Mark Levin has directed attention to the use of the amendment power to restore constitutional government. However, the use of a state-called convention to accomplish this is very problematic from a procedural point of view, let alone concerns for a “runaway” convention. The better approach is to first adopt Levin’s and others’ suggestion that we amend Article V to permit states to initiate amendments without having to go through a convention. . . . → Read More: A Convention To Implement the Liberty Amendments?
The new short book Are We The People? shows how we can revive the amendment process so that major constitutional issues can be decided by the democratic method the Framers intended rather than by the fiat of an unelected and unaccountable judicidary. . . . → Read More: Are We The People? is now available – the answer to SCOTUSocracy
Professor Sanford Levinson’s recent New York Times op-ed on our “imbecilic” Constitution gets only one thing right – the amendment process is moribund. Professor Richard Epstein’s brilliant response to Levinson gets only one thing wrong – limited government will not be restored voluntarily by regular politicians no matter well schooled they are by Professor Epstein. We need a tool to overcome 80 plus years of Supreme Court decisions underlying the federal leviathan. That tool is a reformed amendment process enabling constitutional amendments to be initiated and enacted at the state level without having to go through either Congress or the dangerous process of a second constitutional convention. . . . → Read More: Professor Levinson and the “Imbecilic” Constitution: Speaking Liberty to Power
Even if the Supreme Court rules Obamacare unconstitutional, that will still leave in place all of the previous 75 years of Supreme Court decisions which have allowed the federal government to expand far beyond its original constitutional limits. In the 1930s, the Supreme Court overturned many New Deal expansions of federal power, only to have them all reversed as Roosevelt appointees eventually filled the Court. A Supreme Court decision against Obamacare must not be a cause for complacency in the war against the ever-expanidng power of the national government, including enacting amendments to restore the original constitutional limits on federal power. . . . → Read More: Obamacare: Winning the Battle but Losing the War?
A constitutional amendment restoring the original meaning of the interstate commerce clause is the only sure way to reverse not only Obamacare but the rest of the federal regulatory leviathan. . . . → Read More: Obamacare in the Supreme Court – II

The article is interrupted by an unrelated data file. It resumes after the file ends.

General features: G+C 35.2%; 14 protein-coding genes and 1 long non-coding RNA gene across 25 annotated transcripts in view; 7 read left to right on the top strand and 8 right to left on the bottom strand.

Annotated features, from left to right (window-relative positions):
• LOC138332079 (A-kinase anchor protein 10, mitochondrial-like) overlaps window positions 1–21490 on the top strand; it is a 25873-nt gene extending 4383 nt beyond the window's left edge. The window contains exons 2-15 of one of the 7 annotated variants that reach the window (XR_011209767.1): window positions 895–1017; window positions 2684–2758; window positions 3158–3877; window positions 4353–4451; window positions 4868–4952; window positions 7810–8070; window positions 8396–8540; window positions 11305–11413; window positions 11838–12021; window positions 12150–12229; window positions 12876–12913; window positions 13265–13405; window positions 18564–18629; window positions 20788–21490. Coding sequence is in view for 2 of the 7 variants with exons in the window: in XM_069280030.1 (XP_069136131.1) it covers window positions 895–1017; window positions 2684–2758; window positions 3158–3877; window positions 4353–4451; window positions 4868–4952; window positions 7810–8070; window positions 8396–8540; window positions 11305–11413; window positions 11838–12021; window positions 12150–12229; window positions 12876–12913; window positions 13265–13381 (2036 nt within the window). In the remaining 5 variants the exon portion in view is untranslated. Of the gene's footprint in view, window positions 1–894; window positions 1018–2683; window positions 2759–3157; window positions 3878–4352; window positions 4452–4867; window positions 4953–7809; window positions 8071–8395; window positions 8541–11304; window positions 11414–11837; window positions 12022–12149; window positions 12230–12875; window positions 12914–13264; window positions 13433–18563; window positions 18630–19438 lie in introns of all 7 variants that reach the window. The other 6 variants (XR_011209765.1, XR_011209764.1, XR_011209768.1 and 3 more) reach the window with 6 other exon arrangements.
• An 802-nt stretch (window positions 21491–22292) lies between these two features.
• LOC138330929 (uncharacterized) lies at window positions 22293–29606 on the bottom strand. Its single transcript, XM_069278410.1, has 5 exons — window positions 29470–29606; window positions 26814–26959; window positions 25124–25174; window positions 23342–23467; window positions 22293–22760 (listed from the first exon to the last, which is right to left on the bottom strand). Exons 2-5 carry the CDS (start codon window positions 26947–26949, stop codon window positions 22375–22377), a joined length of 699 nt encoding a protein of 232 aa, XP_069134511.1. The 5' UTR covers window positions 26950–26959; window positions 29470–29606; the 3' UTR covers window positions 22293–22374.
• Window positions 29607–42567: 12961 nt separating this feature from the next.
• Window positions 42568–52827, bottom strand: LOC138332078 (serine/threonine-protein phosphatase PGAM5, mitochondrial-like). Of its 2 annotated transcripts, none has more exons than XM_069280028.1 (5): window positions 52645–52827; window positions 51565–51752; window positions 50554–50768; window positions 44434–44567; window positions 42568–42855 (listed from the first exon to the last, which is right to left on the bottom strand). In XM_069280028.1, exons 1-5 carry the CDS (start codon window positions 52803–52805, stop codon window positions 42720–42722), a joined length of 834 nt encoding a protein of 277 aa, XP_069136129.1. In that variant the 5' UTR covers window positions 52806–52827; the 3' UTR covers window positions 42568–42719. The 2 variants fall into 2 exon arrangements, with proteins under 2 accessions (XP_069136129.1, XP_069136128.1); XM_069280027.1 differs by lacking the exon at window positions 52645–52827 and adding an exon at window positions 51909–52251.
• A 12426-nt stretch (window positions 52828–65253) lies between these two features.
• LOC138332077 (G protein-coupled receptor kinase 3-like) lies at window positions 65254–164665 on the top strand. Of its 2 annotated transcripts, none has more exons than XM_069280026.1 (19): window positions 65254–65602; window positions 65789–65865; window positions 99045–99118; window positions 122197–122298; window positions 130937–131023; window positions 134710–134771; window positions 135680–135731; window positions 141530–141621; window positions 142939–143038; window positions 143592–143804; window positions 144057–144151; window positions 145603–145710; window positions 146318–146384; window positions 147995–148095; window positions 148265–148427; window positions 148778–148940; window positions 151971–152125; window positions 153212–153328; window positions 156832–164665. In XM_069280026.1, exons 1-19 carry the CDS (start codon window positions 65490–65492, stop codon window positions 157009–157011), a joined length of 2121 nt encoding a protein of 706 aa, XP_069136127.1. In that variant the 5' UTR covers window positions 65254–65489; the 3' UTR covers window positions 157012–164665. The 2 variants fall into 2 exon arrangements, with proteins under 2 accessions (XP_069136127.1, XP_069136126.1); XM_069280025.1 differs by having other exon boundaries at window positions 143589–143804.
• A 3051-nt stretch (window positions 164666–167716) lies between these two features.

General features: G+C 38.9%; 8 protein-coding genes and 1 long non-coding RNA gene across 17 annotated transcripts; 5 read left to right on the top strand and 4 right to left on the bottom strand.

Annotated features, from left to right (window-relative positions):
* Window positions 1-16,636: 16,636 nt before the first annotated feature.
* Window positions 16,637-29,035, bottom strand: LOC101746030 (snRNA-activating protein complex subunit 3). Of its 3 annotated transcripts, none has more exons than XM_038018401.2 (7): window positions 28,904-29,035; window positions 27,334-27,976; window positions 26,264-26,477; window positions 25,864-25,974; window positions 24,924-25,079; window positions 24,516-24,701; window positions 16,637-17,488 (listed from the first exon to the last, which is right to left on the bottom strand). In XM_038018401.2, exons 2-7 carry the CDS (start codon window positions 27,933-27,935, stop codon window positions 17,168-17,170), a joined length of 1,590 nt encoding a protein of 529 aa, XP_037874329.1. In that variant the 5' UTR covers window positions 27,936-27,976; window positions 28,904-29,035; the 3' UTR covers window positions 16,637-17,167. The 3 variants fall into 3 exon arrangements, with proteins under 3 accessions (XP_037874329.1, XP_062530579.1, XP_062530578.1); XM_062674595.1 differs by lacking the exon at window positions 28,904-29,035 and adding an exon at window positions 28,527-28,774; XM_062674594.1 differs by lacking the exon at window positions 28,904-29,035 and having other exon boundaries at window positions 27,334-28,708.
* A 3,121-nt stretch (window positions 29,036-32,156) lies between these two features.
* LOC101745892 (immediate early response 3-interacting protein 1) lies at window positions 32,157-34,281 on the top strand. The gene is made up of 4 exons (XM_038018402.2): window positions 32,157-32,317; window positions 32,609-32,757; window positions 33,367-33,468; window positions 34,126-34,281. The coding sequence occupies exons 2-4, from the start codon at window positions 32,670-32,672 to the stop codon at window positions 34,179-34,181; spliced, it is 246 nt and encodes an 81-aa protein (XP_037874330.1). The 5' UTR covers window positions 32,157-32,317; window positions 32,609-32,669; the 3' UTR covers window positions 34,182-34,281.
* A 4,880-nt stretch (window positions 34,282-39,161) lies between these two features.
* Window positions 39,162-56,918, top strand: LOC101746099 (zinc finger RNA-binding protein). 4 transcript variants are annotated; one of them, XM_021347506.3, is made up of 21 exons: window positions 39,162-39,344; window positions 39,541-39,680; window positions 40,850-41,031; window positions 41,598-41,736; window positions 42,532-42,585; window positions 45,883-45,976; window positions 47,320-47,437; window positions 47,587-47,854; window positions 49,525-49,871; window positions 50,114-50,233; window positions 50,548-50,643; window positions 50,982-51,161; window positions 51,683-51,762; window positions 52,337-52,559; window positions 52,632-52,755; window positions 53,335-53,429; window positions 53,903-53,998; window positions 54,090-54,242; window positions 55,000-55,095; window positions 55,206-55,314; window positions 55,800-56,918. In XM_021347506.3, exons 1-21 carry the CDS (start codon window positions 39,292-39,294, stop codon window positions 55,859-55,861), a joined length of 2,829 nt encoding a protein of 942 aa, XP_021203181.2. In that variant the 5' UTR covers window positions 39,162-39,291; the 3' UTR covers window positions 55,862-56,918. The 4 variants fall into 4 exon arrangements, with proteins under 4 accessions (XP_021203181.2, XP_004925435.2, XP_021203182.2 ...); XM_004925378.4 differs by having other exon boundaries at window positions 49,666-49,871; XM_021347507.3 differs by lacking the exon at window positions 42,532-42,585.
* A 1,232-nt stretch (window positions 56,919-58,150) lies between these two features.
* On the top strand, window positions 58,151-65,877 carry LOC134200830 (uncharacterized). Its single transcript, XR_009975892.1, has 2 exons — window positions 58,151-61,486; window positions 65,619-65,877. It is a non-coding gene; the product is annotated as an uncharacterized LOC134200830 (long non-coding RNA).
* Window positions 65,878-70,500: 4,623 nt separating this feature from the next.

Part of the attention Newt Gingrich has attracted recently, both good and bad, has focused on his proposals for reining in an activist federal judiciary. Some of the proposals include congressional legislation limiting the federal courts’ jurisdiction in certain areas, abolishing particularly out-of-control courts, presidential defiance of decisions he deems unconstitutional and calling judges before . . . → Read More: Newt, the Judges, and the Constitution
The American Thinker has published as a blog item my review of President Obama’s so-called regulatory review (You call this regulatory reform?). Under the direction of Professor Cass Sunstein, President Obama’s former University of Chicago law school colleague, all federal regulatory bodies were to eliminate regulations which were unduly burdensome to small businesses. Private sector critics . . . → Read More: The Constitution and Real Federal Regulatory Reform
Many thanks to American Thinker for publishing my article, A Balanced Budget Amendment is not enough – Give Us Back Our Constitution. The comments to the article illustrate the frustration many Americans feel with our federal government. In the last hundred years the Framers’ fundamental constitutional structure has been betrayed by all three of the branches of the . . . → Read More: Beyond the Balanced Budget Amendment – Give Us Back Our Constitution
There is much being said and to be said about President Obama’s decision to send US military forces to do whatever it is they are doing in Libya. Some of this commentary is even noting that there is something in the Constitution about going to war, even citing Section 8 of Article 1 which vests in Congress the power . . . → Read More: Of Libyas Past, Present and Future — the Constitution and Making War
Opponents of Obamacare have welcomed Judge Roger Vinson’s decision that not only is the individual mandate unconstitutional, but that that renders the entire 2,000 plus page scheme unconstitutional. (The previous ruling that the individual mandate is unconstitutional by Judge Henry Hudson did not overturn the entire statute. UPDATE – in mostly upholding Judge Vinson’s decision, the Eleventh . . . → Read More: Obamacare in the Supreme Court